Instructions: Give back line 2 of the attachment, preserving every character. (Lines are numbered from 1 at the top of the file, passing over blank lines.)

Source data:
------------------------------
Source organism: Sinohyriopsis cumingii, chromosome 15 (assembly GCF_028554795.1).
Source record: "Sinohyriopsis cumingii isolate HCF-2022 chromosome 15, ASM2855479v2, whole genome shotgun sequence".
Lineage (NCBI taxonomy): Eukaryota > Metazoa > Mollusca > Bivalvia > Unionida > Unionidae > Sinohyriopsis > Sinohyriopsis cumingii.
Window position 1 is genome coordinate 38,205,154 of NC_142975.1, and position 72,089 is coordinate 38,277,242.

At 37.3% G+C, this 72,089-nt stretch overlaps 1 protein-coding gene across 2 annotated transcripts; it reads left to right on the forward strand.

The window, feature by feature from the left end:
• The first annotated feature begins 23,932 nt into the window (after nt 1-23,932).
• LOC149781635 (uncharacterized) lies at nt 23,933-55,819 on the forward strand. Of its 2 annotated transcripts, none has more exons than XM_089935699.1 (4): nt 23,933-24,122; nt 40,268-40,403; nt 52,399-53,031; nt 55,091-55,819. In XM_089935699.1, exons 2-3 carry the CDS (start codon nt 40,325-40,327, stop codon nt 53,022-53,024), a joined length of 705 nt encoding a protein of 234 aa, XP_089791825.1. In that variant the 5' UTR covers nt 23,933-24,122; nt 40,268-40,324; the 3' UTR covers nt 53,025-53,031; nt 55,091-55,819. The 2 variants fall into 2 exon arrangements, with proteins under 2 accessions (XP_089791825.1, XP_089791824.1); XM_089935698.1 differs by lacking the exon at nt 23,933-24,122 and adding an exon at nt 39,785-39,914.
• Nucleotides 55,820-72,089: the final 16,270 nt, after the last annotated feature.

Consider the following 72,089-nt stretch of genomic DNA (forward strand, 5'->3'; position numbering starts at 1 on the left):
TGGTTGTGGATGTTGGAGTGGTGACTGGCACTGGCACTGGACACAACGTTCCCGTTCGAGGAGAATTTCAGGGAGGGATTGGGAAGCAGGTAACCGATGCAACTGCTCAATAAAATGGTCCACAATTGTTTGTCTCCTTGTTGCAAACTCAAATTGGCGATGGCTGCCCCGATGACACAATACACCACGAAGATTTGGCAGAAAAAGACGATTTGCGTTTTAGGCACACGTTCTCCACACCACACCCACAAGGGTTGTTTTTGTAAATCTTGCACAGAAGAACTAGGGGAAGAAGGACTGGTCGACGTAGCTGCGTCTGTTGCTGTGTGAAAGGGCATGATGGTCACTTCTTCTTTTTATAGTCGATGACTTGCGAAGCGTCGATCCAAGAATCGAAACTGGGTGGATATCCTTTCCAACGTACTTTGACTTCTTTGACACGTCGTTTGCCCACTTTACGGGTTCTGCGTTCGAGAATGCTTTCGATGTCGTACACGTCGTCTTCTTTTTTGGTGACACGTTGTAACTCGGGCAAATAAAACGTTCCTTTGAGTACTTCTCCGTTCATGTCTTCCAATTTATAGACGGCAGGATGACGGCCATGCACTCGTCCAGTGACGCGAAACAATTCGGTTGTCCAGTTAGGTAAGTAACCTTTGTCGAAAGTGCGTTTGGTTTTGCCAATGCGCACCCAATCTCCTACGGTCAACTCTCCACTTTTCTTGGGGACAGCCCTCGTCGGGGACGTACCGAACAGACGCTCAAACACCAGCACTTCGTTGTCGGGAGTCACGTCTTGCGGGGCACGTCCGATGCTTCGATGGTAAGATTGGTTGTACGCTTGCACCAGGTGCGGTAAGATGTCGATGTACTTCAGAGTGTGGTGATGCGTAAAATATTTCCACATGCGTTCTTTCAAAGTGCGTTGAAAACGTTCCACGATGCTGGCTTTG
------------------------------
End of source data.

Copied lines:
Source record: "Sinohyriopsis cumingii isolate HCF-2022 chromosome 15, ASM2855479v2, whole genome shotgun sequence".